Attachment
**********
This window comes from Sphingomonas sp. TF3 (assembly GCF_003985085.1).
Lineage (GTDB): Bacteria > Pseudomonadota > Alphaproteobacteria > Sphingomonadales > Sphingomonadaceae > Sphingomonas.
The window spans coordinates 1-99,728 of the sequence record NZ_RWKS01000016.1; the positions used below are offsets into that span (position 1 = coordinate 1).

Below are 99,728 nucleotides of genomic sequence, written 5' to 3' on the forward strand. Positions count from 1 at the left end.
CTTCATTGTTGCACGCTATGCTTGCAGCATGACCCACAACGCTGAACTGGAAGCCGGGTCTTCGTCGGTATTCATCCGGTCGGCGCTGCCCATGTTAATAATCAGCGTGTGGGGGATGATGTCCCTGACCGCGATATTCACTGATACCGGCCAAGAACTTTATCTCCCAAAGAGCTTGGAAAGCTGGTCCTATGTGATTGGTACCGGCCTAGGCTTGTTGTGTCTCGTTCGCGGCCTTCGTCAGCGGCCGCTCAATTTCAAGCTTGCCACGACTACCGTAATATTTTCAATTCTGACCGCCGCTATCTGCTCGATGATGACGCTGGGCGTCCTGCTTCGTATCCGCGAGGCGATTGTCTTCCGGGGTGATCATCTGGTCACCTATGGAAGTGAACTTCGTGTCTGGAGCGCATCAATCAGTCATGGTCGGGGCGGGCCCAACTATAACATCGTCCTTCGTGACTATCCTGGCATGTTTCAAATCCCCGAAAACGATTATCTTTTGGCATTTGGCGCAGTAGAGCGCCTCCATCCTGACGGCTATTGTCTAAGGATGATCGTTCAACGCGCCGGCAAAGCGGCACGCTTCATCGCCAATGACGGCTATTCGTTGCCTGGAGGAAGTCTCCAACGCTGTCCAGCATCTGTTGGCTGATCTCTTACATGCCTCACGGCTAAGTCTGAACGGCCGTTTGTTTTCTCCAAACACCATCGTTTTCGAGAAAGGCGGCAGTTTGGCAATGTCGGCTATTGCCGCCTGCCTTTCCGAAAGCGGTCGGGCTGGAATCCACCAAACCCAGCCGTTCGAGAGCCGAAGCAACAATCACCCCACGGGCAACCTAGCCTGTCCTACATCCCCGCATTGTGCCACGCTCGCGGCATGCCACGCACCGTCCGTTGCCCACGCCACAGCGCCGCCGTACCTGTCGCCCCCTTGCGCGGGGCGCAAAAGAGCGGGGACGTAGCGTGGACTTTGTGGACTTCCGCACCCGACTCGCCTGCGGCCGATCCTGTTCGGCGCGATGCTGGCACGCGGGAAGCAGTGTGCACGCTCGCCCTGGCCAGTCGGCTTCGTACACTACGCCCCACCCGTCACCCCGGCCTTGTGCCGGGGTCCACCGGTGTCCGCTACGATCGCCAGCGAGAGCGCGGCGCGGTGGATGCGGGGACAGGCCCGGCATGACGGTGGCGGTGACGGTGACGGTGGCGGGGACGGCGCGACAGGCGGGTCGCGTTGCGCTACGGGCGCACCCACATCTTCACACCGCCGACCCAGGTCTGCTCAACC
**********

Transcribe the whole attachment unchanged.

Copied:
This window comes from Sphingomonas sp. TF3 (assembly GCF_003985085.1).
Lineage (GTDB): Bacteria > Pseudomonadota > Alphaproteobacteria > Sphingomonadales > Sphingomonadaceae > Sphingomonas.
The window spans coordinates 1-99,728 of the sequence record NZ_RWKS01000016.1; the positions used below are offsets into that span (position 1 = coordinate 1).

Below are 99,728 nucleotides of genomic sequence, written 5' to 3' on the forward strand. Positions count from 1 at the left end.
CTTCATTGTTGCACGCTATGCTTGCAGCATGACCCACAACGCTGAACTGGAAGCCGGGTCTTCGTCGGTATTCATCCGGTCGGCGCTGCCCATGTTAATAATCAGCGTGTGGGGGATGATGTCCCTGACCGCGATATTCACTGATACCGGCCAAGAACTTTATCTCCCAAAGAGCTTGGAAAGCTGGTCCTATGTGATTGGTACCGGCCTAGGCTTGTTGTGTCTCGTTCGCGGCCTTCGTCAGCGGCCGCTCAATTTCAAGCTTGCCACGACTACCGTAATATTTTCAATTCTGACCGCCGCTATCTGCTCGATGATGACGCTGGGCGTCCTGCTTCGTATCCGCGAGGCGATTGTCTTCCGGGGTGATCATCTGGTCACCTATGGAAGTGAACTTCGTGTCTGGAGCGCATCAATCAGTCATGGTCGGGGCGGGCCCAACTATAACATCGTCCTTCGTGACTATCCTGGCATGTTTCAAATCCCCGAAAACGATTATCTTTTGGCATTTGGCGCAGTAGAGCGCCTCCATCCTGACGGCTATTGTCTAAGGATGATCGTTCAACGCGCCGGCAAAGCGGCACGCTTCATCGCCAATGACGGCTATTCGTTGCCTGGAGGAAGTCTCCAACGCTGTCCAGCATCTGTTGGCTGATCTCTTACATGCCTCACGGCTAAGTCTGAACGGCCGTTTGTTTTCTCCAAACACCATCGTTTTCGAGAAAGGCGGCAGTTTGGCAATGTCGGCTATTGCCGCCTGCCTTTCCGAAAGCGGTCGGGCTGGAATCCACCAAACCCAGCCGTTCGAGAGCCGAAGCAACAATCACCCCACGGGCAACCTAGCCTGTCCTACATCCCCGCATTGTGCCACGCTCGCGGCATGCCACGCACCGTCCGTTGCCCACGCCACAGCGCCGCCGTACCTGTCGCCCCCTTGCGCGGGGCGCAAAAGAGCGGGGACGTAGCGTGGACTTTGTGGACTTCCGCACCCGACTCGCCTGCGGCCGATCCTGTTCGGCGCGATGCTGGCACGCGGGAAGCAGTGTGCACGCTCGCCCTGGCCAGTCGGCTTCGTACACTACGCCCCACCCGTCACCCCGGCCTTGTGCCGGGGTCCACCGGTGTCCGCTACGATCGCCAGCGAGAGCGCGGCGCGGTGGATGCGGGGACAGGCCCGGCATGACGGTGGCGGTGACGGTGACGGTGGCGGGGACGGCGCGACAGGCGGGTCGCGTTGCGCTACGGGCGCACCCACATCTTCACACCGCCGACCCAGGTCTGCTCAACC